• Survivability –General partnerships terminate with the death or withdrawal of one of the partners. Partnership agreements should thus account for the survivability of the partnership during the holding period of the investment.

Limited partnerships can be effective ownership structures for real estate investment where limited partners provide the capital and general partners provide the expertise and management. Partnership agreements are especially important because, as is the case in general partnerships, the general partner can be a business entity that already enjoys some level of limited liability, which can protect them from the liabilities of the LP. If general partners no longer have unlimited legal and financial responsibility the incentive to be good stewards of the investment is removed.

Limited Liability Partnership (LLP)

Consisting of any number of limited partners, LLPs are typically used by professional organizations such as law firms where each investor has management rights.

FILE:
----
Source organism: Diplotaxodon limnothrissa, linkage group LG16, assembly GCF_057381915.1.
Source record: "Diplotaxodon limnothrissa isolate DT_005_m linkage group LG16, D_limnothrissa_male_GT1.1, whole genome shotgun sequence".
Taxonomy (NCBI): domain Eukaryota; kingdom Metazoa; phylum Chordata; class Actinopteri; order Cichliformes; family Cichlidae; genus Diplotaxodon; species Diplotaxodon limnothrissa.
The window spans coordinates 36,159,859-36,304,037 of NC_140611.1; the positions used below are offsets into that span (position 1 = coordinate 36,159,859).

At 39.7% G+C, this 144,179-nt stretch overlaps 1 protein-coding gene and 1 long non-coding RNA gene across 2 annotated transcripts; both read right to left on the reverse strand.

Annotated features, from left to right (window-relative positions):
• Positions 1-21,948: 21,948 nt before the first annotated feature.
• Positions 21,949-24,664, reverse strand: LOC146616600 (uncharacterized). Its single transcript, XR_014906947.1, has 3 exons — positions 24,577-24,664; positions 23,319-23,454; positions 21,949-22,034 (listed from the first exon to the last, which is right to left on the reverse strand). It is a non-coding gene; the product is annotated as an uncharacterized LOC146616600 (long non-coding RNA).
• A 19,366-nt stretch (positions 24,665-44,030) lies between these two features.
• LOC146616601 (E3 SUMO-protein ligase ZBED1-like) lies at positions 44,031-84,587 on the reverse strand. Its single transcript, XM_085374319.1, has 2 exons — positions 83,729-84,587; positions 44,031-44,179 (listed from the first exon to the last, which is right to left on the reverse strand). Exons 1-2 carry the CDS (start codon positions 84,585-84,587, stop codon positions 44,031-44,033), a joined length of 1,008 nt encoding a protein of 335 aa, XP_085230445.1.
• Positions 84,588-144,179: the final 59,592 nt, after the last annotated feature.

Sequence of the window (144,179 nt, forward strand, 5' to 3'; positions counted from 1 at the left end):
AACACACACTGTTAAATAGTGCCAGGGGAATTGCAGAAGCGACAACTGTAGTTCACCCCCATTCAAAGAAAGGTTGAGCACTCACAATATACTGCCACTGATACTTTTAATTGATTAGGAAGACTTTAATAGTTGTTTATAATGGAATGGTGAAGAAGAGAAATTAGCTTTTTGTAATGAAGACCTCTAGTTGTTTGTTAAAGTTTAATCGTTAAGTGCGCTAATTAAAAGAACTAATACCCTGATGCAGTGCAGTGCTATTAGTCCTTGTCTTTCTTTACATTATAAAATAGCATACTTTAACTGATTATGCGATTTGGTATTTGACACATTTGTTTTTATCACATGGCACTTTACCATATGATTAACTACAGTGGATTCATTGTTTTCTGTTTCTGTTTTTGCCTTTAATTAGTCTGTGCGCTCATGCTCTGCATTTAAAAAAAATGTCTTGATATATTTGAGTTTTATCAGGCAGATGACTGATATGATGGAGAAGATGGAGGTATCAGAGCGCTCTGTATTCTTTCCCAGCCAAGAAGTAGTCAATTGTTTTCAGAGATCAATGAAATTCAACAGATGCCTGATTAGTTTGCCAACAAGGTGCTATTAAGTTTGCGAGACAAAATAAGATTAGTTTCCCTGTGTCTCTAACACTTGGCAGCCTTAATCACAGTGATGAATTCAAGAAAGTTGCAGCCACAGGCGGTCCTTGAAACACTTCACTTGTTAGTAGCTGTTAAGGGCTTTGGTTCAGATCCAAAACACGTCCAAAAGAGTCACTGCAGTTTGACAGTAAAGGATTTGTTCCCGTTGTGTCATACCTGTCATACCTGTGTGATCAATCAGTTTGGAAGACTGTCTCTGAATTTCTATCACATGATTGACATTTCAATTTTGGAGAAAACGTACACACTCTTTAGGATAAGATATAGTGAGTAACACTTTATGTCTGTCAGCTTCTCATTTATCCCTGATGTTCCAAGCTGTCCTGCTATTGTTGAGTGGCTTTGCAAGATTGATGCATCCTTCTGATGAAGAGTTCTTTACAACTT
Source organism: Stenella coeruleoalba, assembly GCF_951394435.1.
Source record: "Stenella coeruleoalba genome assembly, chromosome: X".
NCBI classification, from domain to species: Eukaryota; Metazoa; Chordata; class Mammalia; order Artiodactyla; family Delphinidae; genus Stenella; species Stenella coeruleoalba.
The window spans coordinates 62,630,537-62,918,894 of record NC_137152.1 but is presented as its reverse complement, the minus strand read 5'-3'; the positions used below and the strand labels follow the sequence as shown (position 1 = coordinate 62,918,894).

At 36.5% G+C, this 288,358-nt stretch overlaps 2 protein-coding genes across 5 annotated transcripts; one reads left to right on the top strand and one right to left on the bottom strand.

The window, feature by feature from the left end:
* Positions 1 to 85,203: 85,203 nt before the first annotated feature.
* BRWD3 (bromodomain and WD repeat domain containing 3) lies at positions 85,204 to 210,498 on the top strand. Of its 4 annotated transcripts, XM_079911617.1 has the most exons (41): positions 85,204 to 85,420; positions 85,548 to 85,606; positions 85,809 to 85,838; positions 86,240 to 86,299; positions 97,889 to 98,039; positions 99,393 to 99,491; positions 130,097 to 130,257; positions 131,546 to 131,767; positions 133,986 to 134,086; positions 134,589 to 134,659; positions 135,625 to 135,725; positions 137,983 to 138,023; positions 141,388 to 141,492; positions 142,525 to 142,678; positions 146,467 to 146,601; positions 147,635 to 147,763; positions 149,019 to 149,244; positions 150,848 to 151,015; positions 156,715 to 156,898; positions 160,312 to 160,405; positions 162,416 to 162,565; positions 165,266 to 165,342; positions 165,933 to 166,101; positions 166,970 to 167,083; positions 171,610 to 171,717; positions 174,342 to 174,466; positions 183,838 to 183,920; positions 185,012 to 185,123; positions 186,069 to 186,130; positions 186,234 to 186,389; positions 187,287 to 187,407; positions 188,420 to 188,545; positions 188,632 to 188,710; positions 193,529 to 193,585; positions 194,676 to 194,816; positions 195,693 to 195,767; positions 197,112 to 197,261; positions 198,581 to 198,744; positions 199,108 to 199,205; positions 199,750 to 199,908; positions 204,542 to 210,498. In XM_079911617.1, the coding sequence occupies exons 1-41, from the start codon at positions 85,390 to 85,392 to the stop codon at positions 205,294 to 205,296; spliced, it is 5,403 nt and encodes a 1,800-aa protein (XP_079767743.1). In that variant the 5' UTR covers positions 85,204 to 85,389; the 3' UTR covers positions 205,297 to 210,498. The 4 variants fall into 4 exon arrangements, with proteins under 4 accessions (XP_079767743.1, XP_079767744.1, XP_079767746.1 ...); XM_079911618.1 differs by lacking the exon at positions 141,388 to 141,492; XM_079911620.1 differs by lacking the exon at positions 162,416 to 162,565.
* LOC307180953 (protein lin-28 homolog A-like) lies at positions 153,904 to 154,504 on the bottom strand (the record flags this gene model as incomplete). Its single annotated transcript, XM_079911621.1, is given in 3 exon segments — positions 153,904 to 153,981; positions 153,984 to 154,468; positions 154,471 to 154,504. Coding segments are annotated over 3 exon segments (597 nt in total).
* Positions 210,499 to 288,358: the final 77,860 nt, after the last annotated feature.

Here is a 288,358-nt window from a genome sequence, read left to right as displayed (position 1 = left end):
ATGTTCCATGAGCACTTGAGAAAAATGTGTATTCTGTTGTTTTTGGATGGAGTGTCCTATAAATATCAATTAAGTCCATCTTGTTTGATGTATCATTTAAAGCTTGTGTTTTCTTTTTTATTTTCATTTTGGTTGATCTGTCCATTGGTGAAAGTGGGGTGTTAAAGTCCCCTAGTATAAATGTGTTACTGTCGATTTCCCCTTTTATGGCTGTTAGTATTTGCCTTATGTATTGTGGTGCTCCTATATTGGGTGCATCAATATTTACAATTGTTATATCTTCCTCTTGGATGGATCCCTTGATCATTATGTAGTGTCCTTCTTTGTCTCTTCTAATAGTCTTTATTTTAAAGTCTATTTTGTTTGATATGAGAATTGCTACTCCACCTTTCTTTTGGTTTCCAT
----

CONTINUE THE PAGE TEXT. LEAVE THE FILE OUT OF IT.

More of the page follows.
Pros

  • Ease/Cost of Formation – Conversion from a general partnership to an LLP is not a taxable event.
  • Liability – Liability is generally limited to each investors’ ownership interest.
  • Taxation – LLPs are pass-through entities; meaning all income, deductions, etc. are reported on each partner’s individual tax return and cash distributions are generally tax-free to the extent they do not exceed the partner’s basis in the partnership. Because of each limited partner’s management rights, they are subject to active loss rules.

Cons

  • Ease/Cost of Formation – LLPs must register with the state and partnership agreements should be drafted by an attorney.
  • Liquidity – Because the title to the property is held by the partnership individual partners do not have ownership interests of the property, itself, but rather in the partnership. This can create an issue when one partner wishes to “cash out.”
  • 1031 Exchange – Related to the issue of liquidity, because partners in a general partnership do not actually own a piece of the real estate their interests are not eligible for a 1031 Exchange.

Limited liability partnerships are rarely used for real estate investment despite the limited liability of its partners. One of the key characteristics of this ownership structure is the management rights of each partner which make it more suited for the operation of a professional business rather than a mechanism to passively invest in real estate.

 

Source: CCIM Institute, Investment Analysis for Commercial Real Estate, January 2, 2018